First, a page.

Archive for May, 2008

Remove data completely

Wednesday, May 21st, 2008

screenshot of Eraser

You know that you erase data from a computer hard drive that the data really doesn't go away, right? Even reformatting your drive can leave enough stuff behind that somebody with the right tools and a fair helping of determination could resurrect your old financial information long after you've forgotten about it. Sure, when you dispose of an old system you can pull the hard drive, open it up, and destroy the disk platters. But suppose you want to donate your old laptop to charity, or give it to the kids, or even just get rid of some really bad poetry you've written? You need a tool that really makes it go away.

Eraser is just such a tool. Rather than just relying on your operating system's deleting files, Eraser goes out and overwrites deleted files in such a way that it becomes extremely difficult to bring them back. If you've written something on a piece of paper with a pencil and then flipped that pencil around used its eraser to get rid of it, you can still see a shadow of what you wrote. With Eraser, not only have you erased those pencil lines, but now you've gone back and scribbled all over where you had written. Curlicues, cross-hatching, "X's" on everything—you get the idea. Much more difficult to get back what was there originally.

Eraser is a Windows tool. It runs on any 32-bit version of Windows from Win95 on up; it is even supposed to run on DOS.

Download Eraser

Rest break reminder

Tuesday, May 20th, 2008

screenshot of Dejal Time Out

The old saying says that all work and no play makes Jack a dull boy. It also makes him stressed, tense, and it messes-up his eyes, too. Sure, you know you need to take a break now and then, but it's easy to say you'll stand up and walk around the office "…just as soon as I finish this paragraph," or finish the next block of code, or get done reading this post, or whatever. What generally happens is that you blow past that chosen milestone and just keep on working.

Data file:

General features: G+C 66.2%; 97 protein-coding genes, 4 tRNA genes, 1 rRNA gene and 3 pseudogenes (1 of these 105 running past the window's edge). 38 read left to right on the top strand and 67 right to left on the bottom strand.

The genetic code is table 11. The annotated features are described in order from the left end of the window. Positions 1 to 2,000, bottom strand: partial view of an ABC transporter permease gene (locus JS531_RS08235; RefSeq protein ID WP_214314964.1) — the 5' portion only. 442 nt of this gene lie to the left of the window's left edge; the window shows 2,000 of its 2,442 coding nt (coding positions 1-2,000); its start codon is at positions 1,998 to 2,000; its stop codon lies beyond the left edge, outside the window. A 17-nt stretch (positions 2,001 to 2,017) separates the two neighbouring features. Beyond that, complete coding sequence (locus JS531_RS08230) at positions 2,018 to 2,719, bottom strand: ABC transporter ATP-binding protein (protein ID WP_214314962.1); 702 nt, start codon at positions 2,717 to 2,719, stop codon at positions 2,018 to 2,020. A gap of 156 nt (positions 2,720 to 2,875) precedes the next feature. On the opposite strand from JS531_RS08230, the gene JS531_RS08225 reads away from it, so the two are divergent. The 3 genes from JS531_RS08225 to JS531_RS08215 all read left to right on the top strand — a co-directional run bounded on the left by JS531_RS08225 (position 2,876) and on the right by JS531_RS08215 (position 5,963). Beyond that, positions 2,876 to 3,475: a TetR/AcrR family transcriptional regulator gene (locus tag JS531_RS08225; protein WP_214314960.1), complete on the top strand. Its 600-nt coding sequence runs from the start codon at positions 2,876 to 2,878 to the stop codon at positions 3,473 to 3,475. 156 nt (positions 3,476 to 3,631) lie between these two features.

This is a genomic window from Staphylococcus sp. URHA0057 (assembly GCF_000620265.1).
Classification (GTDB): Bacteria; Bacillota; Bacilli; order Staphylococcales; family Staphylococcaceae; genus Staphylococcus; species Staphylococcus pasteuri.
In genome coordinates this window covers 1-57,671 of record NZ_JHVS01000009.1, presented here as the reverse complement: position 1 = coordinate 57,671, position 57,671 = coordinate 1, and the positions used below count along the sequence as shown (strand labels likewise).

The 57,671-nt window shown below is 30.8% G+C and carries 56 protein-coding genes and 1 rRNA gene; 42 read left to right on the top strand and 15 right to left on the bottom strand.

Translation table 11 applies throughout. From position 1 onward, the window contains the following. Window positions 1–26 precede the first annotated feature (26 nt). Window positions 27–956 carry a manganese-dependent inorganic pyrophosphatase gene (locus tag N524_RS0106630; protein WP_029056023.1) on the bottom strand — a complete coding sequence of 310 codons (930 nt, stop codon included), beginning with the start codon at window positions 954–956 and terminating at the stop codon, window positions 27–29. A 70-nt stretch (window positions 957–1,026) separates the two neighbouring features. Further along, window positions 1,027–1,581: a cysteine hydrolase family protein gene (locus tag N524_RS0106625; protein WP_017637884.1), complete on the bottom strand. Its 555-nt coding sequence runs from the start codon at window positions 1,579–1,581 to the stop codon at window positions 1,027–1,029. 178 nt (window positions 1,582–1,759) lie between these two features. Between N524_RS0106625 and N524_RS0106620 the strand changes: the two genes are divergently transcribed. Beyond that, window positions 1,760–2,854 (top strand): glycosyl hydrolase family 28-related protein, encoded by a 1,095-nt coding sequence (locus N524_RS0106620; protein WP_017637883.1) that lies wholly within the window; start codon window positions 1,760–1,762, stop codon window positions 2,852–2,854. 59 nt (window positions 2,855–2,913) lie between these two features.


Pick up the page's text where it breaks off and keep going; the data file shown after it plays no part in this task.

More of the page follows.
Time Out acts as a gentle reminder that you need to stop, if only for a few seconds or minutes, and take a break. It allows you to set a "normal" break, where you get up and walk around the room every hour or so, as well as a "micro" break, just a few seconds to lean back, change your focus, and shake the cobwebs out. Your reminders come up by gently dimming the screen, telling you that it's break time, and showing you how long the break is scheduled to last. There's a "snooze" button that lets you postpone the break if this really isn't a good time, or if you're really under the gun, you can just bag this break altogether.

Time Out is a Mac application. It's available as a Universal Binary, and requires OS X 10.3.9 or later. For older versions of OS X, they've still got a down-rev version available as well.

Download Dejal Time Out

Secure password storage

Monday, May 19th, 2008

screenshot of Password Safe